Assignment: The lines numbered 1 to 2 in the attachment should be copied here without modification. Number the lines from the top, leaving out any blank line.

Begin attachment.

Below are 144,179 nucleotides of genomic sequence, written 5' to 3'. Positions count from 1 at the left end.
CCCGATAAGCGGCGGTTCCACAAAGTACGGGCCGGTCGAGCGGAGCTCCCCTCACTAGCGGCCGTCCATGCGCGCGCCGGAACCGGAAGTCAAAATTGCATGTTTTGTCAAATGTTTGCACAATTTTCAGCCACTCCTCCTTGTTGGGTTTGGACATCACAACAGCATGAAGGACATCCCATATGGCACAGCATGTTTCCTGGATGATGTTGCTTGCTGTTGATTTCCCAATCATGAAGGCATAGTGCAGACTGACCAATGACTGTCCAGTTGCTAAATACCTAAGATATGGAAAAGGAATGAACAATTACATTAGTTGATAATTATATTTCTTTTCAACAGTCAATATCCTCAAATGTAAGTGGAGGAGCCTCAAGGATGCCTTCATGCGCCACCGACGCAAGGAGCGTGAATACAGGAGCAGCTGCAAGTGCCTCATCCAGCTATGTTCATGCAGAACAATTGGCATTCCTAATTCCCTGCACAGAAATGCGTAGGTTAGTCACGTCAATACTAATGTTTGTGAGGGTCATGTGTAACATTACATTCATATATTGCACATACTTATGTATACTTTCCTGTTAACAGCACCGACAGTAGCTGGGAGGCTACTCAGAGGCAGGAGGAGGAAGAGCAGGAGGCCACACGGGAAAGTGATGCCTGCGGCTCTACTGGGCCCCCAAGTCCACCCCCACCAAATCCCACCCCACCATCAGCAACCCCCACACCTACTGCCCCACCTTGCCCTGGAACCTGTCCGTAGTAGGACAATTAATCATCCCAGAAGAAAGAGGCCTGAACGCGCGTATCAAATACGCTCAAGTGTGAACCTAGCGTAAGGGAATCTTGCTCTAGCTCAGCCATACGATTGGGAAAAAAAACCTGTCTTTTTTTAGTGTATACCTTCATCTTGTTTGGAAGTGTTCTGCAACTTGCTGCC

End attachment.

Below are 144,179 nucleotides of genomic sequence, written 5' to 3'. Positions count from 1 at the left end.
CCCGATAAGCGGCGGTTCCACAAAGTACGGGCCGGTCGAGCGGAGCTCCCCTCACTAGCGGCCGTCCATGCGCGCGCCGGAACCGGAAGTCAAAATTGCATGTTTTGTCAAATGTTTGCACAATTTTCAGCCACTCCTCCTTGTTGGGTTTGGACATCACAACAGCATGAAGGACATCCCATATGGCACAGCATGTTTCCTGGATGATGTTGCTTGCTGTTGATTTCCCAATCATGAAGGCATAGTGCAGACTGACCAATGACTGTCCAGTTGCTAAATACCTAAGATATGGAAAAGGAATGAACAATTACATTAGTTGATAATTATATTTCTTTTCAACAGTCAATATCCTCAAATGTAAGTGGAGGAGCCTCAAGGATGCCTTCATGCGCCACCGACGCAAGGAGCGTGAATACAGGAGCAGCTGCAAGTGCCTCATCCAGCTATGTTCATGCAGAACAATTGGCATTCCTAATTCCCTGCACAGAAATGCGTAGGTTAGTCACGTCAATACTAATGTTTGTGAGGGTCATGTGTAACATTACATTCATATATTGCACATACTTATGTATACTTTCCTGTTAACAGCACCGACAGTAGCTGGGAGGCTACTCAGAGGCAGGAGGAGGAAGAGCAGGAGGCCACACGGGAAAGTGATGCCTGCGGCTCTACTGGGCCCCCAAGTCCACCCCCACCAAATCCCACCCCACCATCAGCAACCCCCACACCTACTGCCCCACCTTGCCCTGGAACCTGTCCGTAGTAGGACAATTAATCATCCCAGAAGAAAGAGGCCTGAACGCGCGTATCAAATACGCTCAAGTGTGAACCTAGCGTAAGGGAATCTTGCTCTAGCTCAGCCATACGATTGGGAAAAAAAACCTGTCTTTTTTTAGTGTATACCTTCATCTTGTTTGGAAGTGTTCTGCAACTTGCTGCC